How kind of Nintendo to write a game just for me. It had to happen eventually.
"Hey you, the 35-year old man over there!"
[Whuh? I'm nearly 35, there's no need to be rude]
"The daily grind has got you down, but you can escape this dull existence."
[Oh, come on, it's not that bad. TGS was pretty good, apart from missing the flight home. Besides, I've got Halo 3 to look forward to this weekend]
"If you don't want to miss this chance, get to the Western Pool...."
And so begins one of the oddest games Nintendo has brought to the DS; a game where your mind's on your money and your money's on your mind. The entire purpose of this quirky little adventure is to make as much filthy lucre as possible, paying as little as possible for the things you need and extracting the maximum amounts for items other people need. It's the most shamelessly capitalist videogame you'll ever play....and strangely compelling for reasons not apparent after countless hours in its company.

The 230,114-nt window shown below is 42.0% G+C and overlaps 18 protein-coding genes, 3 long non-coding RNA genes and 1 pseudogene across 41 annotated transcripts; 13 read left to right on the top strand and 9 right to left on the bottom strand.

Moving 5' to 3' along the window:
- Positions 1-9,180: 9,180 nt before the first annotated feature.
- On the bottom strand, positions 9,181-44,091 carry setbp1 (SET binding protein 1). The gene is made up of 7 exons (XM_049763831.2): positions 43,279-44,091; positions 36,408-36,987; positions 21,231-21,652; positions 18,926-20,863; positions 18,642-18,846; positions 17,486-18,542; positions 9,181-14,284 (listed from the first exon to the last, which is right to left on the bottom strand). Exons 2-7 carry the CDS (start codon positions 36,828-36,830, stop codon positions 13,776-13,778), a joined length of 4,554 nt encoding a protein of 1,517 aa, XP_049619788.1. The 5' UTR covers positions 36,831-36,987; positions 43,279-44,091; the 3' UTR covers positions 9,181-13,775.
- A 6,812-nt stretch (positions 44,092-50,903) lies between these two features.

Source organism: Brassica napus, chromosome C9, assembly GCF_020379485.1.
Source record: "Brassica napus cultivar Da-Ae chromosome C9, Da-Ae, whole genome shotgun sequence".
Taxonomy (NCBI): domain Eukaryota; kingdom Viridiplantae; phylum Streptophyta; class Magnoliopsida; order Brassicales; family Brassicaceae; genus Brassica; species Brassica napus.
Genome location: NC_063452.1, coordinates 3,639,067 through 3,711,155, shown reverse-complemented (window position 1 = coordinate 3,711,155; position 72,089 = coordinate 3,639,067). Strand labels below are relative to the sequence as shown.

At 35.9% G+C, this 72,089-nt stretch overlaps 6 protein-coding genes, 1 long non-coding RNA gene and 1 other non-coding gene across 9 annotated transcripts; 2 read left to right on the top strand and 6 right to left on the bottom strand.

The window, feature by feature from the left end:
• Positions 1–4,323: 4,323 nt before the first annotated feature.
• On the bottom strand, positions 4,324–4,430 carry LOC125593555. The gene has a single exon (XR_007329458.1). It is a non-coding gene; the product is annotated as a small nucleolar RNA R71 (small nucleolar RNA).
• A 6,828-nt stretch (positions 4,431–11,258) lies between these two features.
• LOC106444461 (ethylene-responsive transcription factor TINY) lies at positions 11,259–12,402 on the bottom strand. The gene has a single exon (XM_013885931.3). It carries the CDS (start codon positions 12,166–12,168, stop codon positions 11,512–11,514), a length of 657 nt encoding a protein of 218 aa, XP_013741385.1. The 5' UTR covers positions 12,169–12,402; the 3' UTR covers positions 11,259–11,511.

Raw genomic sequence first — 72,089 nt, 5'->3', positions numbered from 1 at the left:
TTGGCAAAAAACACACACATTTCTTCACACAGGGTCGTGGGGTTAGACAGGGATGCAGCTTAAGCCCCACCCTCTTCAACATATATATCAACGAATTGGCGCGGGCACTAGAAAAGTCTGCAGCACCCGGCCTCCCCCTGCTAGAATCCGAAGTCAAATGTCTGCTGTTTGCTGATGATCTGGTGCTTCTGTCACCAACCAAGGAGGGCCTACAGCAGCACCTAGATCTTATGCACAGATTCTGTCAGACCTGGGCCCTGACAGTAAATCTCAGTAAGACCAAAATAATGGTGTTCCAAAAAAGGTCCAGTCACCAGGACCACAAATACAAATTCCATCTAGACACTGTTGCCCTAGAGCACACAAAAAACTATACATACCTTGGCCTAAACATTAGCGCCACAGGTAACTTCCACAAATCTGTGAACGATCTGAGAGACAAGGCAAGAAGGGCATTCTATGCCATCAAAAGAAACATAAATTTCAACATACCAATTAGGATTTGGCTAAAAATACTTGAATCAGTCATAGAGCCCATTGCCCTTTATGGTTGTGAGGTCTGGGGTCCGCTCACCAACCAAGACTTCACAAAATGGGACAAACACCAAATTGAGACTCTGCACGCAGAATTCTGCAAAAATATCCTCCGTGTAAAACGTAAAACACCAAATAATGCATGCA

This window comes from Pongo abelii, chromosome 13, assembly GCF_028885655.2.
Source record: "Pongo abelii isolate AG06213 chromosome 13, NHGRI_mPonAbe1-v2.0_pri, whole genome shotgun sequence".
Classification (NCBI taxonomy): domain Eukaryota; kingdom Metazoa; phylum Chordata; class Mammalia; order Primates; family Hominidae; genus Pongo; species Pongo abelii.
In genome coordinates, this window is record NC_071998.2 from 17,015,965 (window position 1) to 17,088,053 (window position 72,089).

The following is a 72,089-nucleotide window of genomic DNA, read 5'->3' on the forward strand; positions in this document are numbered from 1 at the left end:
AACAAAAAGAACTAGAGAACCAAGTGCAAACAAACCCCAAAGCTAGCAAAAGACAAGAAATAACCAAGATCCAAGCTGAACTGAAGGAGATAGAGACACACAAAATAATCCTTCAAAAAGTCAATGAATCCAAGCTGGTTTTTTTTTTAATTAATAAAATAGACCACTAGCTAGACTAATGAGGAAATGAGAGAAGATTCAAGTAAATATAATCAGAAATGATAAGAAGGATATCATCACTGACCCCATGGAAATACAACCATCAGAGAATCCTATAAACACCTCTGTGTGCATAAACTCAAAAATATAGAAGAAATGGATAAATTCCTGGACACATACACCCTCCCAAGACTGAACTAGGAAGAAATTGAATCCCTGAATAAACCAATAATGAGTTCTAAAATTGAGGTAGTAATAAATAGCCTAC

Succumbing to the lure of fabulous riches, you visit the aforementioned Western Pool, where Uncle Rupee awaits. Seducing you with tales of the life that awaits you, the plan is clear: accumulate as many rupees as possible, and throw them in the pool. How many? Who knows? That's all part of the deliciously evil humour that torments you throughout this freaky game.
Point of interest
Wandering around the town, the game works rather like an old point and click adventure at its core. Various characters are stationed around the gameworld, and each serves a purpose at some point or other. Some of these loons will talk to you and impart information for free, but most are as on the take as you are, demanding payment for tips, or for whatever object they have.
Somewhat jarringly, the whole 'bartering' system at the core of the game leaves it very much up to you to decide how many rupees to part with - beginning a slightly irritating process of trial and error as you find out how much they want. Equally, you'll often be forced to take a gamble whenever they offer rewards, sometimes offending them for asking too much, or doing yourself out of goodness knows what by accepting a fraction of what they were prepared to give you.